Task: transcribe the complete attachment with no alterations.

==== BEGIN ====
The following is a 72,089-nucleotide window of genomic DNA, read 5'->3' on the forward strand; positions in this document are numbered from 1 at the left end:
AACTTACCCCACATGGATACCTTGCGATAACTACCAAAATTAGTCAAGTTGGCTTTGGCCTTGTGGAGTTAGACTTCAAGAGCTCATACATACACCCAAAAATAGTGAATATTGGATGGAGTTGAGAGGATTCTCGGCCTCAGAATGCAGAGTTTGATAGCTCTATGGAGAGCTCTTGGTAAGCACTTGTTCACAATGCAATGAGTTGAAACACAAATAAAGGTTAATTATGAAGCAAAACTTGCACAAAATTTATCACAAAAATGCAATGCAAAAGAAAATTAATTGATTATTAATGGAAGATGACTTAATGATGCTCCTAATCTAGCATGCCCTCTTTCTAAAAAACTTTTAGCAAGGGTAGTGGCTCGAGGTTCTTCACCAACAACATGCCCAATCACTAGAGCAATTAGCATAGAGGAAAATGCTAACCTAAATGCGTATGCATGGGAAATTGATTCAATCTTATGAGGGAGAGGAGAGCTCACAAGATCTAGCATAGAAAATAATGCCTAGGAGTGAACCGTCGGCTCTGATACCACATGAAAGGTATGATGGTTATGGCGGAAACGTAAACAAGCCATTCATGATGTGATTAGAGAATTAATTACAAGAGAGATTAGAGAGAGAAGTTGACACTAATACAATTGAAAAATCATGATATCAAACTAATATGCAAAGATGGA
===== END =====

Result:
The following is a 72,089-nucleotide window of genomic DNA, read 5'->3' on the forward strand; positions in this document are numbered from 1 at the left end:
AACTTACCCCACATGGATACCTTGCGATAACTACCAAAATTAGTCAAGTTGGCTTTGGCCTTGTGGAGTTAGACTTCAAGAGCTCATACATACACCCAAAAATAGTGAATATTGGATGGAGTTGAGAGGATTCTCGGCCTCAGAATGCAGAGTTTGATAGCTCTATGGAGAGCTCTTGGTAAGCACTTGTTCACAATGCAATGAGTTGAAACACAAATAAAGGTTAATTATGAAGCAAAACTTGCACAAAATTTATCACAAAAATGCAATGCAAAAGAAAATTAATTGATTATTAATGGAAGATGACTTAATGATGCTCCTAATCTAGCATGCCCTCTTTCTAAAAAACTTTTAGCAAGGGTAGTGGCTCGAGGTTCTTCACCAACAACATGCCCAATCACTAGAGCAATTAGCATAGAGGAAAATGCTAACCTAAATGCGTATGCATGGGAAATTGATTCAATCTTATGAGGGAGAGGAGAGCTCACAAGATCTAGCATAGAAAATAATGCCTAGGAGTGAACCGTCGGCTCTGATACCACATGAAAGGTATGATGGTTATGGCGGAAACGTAAACAAGCCATTCATGATGTGATTAGAGAATTAATTACAAGAGAGATTAGAGAGAGAAGTTGACACTAATACAATTGAAAAATCATGATATCAAACTAATATGCAAAGATGGA